Update 1 December: The Canarian Government has said that it has listened to the main demands of the residents of Tijoco Bajo, and that the village is to have a junction with the TF1 extension after all.
The announcement was made by a spokesman of the village’s Residents’ Association after a second meeting with the viceconsejero de Transportes y Planificación, Gerardo Hernández. Sr Hernández was reported as saying that the funding for the additional works would be around €250,000, and that this would need to be included in the next budget.
This might not, therefore, be included in the works as they should be finished in 2012, but should be a project for 2013 at the latest.
Original post 26 August: Residents of Tijoco Bajo in Adeje are up in arms over problems caused by the creation of the TF1 extension which runs just below their village. Up to 50 or so lorries a day, each weighing around 35 tonnes, pass through or near the village on roads that are suitable only for vehicles of a maximum of 2 tonnes, they say. The result is that cracks have been appearing in dwellings, giving rise to locals’ concerns about the structural security of their homes.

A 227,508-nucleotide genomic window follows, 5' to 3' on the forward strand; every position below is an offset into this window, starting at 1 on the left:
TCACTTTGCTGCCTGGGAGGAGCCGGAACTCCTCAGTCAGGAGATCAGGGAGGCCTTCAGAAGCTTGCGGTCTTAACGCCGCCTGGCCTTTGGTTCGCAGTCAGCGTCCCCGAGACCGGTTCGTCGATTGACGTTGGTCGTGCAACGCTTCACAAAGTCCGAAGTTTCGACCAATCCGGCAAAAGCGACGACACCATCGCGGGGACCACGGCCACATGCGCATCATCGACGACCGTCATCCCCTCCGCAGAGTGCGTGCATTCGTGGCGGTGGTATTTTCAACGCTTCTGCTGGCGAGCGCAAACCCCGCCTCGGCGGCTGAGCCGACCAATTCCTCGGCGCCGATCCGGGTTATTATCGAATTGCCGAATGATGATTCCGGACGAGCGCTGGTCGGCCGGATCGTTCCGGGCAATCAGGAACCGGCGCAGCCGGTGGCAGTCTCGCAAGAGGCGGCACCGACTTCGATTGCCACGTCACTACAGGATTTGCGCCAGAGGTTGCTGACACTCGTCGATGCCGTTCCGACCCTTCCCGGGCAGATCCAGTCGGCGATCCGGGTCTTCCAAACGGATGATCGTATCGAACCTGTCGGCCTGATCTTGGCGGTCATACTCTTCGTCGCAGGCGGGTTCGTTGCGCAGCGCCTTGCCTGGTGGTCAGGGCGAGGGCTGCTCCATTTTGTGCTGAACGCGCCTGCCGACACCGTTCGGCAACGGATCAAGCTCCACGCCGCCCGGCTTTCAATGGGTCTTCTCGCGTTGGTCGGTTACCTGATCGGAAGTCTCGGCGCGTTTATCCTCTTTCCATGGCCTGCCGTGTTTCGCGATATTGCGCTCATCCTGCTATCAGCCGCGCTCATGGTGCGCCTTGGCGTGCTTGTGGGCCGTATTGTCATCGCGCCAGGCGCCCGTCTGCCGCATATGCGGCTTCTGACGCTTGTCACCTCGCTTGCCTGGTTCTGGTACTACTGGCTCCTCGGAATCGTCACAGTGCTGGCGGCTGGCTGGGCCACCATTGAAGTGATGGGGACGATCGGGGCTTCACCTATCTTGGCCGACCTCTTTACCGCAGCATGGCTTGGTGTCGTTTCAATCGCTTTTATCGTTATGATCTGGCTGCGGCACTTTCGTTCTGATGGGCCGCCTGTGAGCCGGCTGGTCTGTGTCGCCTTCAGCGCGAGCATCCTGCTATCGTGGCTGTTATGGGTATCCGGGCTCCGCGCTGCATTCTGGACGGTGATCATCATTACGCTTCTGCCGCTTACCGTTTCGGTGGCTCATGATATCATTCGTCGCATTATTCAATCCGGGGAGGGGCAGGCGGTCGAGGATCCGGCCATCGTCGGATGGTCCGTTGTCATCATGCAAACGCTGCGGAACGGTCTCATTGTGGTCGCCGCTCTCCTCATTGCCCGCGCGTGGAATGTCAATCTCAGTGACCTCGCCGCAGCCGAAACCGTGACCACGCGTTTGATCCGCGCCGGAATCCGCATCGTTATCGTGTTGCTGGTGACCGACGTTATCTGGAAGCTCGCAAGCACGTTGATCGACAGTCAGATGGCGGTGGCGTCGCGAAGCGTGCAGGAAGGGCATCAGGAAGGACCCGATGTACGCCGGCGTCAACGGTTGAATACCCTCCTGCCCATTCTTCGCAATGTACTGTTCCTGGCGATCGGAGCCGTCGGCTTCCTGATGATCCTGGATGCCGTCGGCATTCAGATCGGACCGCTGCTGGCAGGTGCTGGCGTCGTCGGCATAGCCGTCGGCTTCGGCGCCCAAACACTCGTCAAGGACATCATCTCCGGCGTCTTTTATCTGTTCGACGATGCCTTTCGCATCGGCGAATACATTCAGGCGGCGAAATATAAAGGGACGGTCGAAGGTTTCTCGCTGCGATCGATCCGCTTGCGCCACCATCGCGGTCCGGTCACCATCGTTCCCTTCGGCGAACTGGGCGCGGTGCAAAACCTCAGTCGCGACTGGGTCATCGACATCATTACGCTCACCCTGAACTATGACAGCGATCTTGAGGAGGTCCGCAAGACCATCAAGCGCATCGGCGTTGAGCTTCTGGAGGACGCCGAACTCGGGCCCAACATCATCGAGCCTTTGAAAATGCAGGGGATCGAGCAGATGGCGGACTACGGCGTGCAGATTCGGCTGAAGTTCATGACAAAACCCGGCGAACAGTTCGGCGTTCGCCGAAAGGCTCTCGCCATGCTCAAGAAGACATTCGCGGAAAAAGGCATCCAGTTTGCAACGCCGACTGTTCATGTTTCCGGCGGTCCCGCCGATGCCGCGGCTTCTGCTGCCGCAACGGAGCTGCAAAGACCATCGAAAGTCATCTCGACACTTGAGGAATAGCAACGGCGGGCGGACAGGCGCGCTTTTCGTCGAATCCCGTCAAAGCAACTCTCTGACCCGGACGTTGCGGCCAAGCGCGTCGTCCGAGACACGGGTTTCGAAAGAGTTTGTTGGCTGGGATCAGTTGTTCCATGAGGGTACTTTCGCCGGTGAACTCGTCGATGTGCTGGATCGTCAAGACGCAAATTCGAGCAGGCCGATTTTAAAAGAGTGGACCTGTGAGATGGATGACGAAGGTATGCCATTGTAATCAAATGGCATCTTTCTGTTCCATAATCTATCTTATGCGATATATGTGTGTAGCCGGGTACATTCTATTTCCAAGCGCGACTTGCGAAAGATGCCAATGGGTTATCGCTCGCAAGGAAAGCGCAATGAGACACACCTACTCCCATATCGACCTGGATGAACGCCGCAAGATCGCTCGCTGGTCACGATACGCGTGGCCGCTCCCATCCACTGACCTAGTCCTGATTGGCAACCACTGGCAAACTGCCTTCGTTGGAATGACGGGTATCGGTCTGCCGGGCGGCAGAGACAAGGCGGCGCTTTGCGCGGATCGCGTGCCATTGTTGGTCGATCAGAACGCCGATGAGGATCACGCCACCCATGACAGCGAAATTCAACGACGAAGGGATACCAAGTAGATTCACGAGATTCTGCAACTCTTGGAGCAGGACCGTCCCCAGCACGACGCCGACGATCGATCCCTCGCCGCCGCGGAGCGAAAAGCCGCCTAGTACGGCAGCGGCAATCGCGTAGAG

The villagers are angry that they were initially reassured that lorries would bypass the village to get to the works site, but now see them driving straight through the village centre. They complain, too, that the constructors are not carrying out the obligatory “damping down”, i.e. spraying with water areas of excavation that give rise to huge amounts of dust, again contrary to all promises at the onset of works.
The presidente of the residents’ committee, Jovany Morín, said there was a great feeling of indigation among locals, not least because the motorway, when finished, will end up leaving the village more isolated than before, because despite running right next to Tijoco Bajo, it wasn’t given its own junction.
Sr Morín called on Adeje Ayuntamiento to fulfil its duty and resolve the problems that have outraged the whole village, and said that if nothing was done, people were now ready to mobilise to take matters into their own hands. El Dia